Coming up, how hard could it be to babysit kids who do not even exist? That's in a minute. For Public Radio International when our program continues.

Act Three. Yes There Is A Baby.

Ira Glass

It's This American Life, I'm Ira Glass. Each week, of course, we choose a theme and bring you a variety of different kinds of stories on that theme. Today's program, babysitting and what happens that mom and dad do not find out about. We've arrived at Act Three of our program. Act Three, Yes, There is a Baby. This is a story that got our interest because of babysitting, but then it ended up being about so many different things. A man in Florida named Myron Jones wrote us this letter. He said that when he was 16 years old, growing up without a father in Buffalo, New York, he was allowed to stay out until midnight. He came and went as he pleased, he spent a lot of time in bars. This was in the 1940s. And his sister, Carol, had different roles when she was let out of the house at all, even though she was older than Myron. This story gets to babysitting in a big, big way, and we called him up to talk about it.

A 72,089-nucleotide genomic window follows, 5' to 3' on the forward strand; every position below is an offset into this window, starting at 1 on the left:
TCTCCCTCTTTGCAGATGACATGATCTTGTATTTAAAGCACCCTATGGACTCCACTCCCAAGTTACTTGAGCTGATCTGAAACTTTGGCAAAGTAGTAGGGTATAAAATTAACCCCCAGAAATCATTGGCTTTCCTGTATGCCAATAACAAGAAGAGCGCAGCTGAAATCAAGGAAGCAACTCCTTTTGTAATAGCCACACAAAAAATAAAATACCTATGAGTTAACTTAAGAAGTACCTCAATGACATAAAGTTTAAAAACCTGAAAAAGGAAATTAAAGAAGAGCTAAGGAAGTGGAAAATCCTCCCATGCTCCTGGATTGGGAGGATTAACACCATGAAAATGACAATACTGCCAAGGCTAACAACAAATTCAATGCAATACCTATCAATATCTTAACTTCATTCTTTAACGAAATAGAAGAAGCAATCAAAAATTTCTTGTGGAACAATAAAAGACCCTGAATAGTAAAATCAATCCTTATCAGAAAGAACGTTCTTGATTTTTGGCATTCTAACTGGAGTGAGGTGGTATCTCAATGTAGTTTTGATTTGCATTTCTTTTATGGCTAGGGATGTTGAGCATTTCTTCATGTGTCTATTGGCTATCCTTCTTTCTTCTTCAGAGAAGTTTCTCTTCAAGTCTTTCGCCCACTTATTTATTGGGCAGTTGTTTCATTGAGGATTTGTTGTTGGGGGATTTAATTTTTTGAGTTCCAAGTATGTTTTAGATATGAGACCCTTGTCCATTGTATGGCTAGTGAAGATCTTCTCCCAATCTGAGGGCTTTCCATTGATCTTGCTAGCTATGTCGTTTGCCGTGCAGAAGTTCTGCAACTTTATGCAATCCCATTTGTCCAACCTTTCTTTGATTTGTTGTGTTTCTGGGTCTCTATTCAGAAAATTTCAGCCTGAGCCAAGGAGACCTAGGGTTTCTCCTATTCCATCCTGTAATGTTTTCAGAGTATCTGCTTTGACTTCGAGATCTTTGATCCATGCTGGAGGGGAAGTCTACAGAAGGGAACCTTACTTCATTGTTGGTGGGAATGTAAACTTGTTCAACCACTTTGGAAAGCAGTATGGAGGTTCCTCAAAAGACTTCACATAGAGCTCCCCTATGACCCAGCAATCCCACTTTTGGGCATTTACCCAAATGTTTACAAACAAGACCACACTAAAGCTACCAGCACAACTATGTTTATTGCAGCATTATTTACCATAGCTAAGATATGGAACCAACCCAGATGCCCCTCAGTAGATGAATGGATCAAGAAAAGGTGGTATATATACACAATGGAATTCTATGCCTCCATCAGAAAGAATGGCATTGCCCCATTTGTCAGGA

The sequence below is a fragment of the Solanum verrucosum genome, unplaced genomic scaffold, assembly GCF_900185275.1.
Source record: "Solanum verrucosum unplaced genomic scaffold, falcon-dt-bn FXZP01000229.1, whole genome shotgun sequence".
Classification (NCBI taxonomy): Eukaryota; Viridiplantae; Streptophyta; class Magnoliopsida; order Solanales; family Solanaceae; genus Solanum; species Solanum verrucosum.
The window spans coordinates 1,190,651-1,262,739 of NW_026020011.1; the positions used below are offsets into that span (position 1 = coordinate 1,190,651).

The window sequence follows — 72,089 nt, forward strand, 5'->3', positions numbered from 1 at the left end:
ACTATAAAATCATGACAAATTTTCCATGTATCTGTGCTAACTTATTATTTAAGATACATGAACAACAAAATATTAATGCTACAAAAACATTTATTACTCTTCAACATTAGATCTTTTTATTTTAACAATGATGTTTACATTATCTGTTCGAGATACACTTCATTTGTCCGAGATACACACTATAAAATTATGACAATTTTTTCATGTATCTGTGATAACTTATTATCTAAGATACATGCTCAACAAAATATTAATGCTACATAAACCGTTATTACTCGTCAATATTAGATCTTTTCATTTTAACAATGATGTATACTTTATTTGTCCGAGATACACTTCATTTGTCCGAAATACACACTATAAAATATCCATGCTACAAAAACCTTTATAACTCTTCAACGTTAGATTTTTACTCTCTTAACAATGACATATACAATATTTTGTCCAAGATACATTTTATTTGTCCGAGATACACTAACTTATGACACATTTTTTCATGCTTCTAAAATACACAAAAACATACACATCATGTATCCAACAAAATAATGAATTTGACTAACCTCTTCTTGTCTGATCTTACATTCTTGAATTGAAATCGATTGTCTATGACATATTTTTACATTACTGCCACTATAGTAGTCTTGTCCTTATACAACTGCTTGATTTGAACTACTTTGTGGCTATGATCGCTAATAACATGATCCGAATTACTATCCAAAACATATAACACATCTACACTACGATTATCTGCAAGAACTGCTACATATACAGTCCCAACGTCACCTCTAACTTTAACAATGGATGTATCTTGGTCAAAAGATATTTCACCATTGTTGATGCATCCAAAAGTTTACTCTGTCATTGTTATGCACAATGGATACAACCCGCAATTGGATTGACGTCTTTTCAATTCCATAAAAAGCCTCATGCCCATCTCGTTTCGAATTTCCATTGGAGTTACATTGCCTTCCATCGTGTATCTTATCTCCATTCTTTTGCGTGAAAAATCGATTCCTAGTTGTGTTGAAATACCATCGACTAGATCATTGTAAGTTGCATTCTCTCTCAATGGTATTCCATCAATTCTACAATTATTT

Myron Jones

She had to say exactly where she was going, who she was going with. She could go to church dances, but only some church dances. It all had to do with protecting her chastity, really.

Ira Glass

If one were to ask your mother at the time, what would she have said?

Myron Jones

She would have said, you have to be more careful with the girls. Spelled P-R-E-G-N-A-N-T. So my sister figured out a little scheme. She invented a family called the McCrearys, said they needed her to babysit. I remember when she first told me about it. She said, listen. Guess what I did. I made up a family. I said, what do you mean? I made up this family I babysit for. They're called the McCrearys.